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    1. 1. They should be commissioned and armed naval ships of the line for both legal and political reasons;
      2. Officers and crew need to be regular Navy because of #1 and because our junior SWOs need to have ships on which to learn their trade. We have too few small ships for that.

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    2. USS ship type could be an Armed Naval Auxiliary? But again Nothing seen in budget for a new USS type. Yes regular navy crews = USS, but under MSC, there are two tenders and two command ships which are USS with hybrid crews of both sailors and mariners. To be accurate one tender is hybrid and one is all USS as a test comparison.
      There is no reason why the Navy could not or should not buy small limited combat ships other than perceptions and proclivities of the OPNAV staff. Ask them why not?

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  2. Anonymous1:34 PM

    Administration and paper work not the high point of a SWO day? Utter heresy, why driving the ship pales before the joys of being mess treasurer.
    My own, heavily prejudiced opinion, is that the Navy really lost a splendid SWO incubator when the decision was made to dismantle the surface mine force. Plus having a division of minesweepers in just about every major port provided a great pool of trained reservists for surge operations.
    I really like the idea of employing the Swift type rig service boats to cover these missions: The large decks provide plenty of space for van/cargo container modules to host aerostats, sensors, C4I facilities, various weapons suites, helipads for drones and manned rotary wing and various brown water assets. The Coast Guard has already employed this concept for escorting vessels in and out of port and it has worked well. I would not, however, champion the LCS plug and play approach. Crews, to be really effective, have to be cohesive and perform their mission operations, together.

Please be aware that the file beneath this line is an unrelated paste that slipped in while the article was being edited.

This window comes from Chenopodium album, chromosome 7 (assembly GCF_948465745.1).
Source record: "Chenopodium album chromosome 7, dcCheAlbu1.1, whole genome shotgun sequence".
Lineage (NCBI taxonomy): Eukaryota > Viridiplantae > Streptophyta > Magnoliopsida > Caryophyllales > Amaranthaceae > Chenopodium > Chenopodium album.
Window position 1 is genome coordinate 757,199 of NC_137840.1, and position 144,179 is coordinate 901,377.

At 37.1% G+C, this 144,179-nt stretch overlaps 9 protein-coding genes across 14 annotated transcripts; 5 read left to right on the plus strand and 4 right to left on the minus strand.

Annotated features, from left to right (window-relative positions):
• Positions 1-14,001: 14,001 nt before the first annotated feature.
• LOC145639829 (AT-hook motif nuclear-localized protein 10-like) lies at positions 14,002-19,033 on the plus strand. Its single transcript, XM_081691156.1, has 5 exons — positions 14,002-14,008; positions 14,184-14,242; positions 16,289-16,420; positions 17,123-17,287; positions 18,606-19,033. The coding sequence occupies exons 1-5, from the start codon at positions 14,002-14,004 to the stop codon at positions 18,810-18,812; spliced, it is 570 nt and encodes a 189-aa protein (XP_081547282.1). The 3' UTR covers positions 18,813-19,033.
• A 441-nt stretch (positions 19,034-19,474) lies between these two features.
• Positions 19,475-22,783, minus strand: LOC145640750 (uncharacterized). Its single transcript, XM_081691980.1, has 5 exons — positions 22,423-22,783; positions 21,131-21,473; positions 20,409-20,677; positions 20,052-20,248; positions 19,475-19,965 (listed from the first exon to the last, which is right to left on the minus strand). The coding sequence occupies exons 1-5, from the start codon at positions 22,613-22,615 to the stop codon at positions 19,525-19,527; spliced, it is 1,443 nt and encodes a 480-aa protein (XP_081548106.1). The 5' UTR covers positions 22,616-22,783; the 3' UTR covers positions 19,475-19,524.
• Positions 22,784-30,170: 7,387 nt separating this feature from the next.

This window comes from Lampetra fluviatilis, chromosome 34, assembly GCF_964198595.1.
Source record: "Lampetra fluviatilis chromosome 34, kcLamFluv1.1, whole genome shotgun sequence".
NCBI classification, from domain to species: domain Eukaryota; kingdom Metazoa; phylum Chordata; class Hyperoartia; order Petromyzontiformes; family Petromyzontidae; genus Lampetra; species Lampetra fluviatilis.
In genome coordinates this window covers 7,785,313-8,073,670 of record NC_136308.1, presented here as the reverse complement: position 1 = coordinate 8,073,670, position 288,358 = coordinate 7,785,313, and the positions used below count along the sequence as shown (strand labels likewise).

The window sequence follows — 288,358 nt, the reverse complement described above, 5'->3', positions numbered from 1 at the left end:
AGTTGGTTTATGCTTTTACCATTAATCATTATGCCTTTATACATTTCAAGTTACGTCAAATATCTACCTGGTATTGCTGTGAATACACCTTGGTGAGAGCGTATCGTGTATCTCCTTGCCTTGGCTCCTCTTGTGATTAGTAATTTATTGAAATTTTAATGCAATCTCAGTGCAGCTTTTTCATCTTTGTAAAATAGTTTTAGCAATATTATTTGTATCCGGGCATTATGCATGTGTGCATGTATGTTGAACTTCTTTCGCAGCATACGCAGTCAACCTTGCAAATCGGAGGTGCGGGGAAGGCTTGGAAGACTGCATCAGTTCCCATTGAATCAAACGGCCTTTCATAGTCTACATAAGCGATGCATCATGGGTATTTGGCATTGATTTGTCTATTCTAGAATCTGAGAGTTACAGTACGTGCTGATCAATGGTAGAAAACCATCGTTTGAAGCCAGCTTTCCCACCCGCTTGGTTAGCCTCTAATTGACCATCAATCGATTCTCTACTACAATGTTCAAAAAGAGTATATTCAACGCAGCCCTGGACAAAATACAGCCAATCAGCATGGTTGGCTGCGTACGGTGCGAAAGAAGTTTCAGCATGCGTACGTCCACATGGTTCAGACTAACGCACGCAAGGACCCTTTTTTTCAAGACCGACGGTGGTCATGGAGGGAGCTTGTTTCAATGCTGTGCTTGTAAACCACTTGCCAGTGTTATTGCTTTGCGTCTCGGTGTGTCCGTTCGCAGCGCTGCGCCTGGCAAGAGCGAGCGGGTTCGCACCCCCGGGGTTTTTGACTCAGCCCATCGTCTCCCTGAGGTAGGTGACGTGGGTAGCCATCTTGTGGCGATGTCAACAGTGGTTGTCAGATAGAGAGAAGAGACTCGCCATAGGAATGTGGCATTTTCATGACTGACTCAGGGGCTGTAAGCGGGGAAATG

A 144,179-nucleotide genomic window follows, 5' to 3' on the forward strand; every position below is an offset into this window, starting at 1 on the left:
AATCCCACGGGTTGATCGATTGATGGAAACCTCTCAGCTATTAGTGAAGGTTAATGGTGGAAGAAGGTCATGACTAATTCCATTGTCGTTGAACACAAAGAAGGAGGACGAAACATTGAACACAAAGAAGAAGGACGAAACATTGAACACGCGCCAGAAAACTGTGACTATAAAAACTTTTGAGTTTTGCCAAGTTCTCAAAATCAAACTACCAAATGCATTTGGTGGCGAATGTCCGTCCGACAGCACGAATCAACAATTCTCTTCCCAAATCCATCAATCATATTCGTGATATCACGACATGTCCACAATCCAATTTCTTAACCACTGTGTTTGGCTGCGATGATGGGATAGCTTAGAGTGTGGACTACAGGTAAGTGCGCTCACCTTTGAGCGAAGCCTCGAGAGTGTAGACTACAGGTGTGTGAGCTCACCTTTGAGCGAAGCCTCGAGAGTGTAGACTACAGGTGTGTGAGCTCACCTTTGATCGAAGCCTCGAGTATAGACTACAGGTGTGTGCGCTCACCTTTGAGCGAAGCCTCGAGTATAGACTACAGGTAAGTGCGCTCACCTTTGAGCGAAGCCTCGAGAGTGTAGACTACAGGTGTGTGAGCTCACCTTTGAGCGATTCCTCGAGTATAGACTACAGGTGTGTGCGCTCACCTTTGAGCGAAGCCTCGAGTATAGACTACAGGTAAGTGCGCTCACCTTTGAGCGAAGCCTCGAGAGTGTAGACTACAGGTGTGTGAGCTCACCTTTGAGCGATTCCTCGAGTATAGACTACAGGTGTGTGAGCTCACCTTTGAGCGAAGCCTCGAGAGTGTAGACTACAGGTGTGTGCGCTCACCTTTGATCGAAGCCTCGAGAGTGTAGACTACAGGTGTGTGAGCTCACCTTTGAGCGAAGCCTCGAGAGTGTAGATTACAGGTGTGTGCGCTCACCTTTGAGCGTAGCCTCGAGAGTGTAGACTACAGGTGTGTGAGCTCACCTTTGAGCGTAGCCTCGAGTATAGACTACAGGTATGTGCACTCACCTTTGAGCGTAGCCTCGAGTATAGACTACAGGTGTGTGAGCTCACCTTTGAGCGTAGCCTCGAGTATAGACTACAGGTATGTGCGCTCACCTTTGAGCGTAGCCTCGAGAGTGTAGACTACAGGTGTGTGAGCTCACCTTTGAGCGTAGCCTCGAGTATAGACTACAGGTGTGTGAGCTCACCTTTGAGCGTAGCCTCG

While I don’t discount MSC, most of these missions would ultimately be “going in harm’s way” which is outside the proper scope of CIVMARs, even though they end up there, sometimes.
    Shadow

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    1. I beleive E1 was talking of much large oil industry ship types such as OSV, PSCV, OSCV, MSCV and the like?

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    2. P.S. CIVMAR crewed ships have been going in harms way since 1950. There are no mission restrictions.

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  3. Thanks for the link sir, owe you a beer :)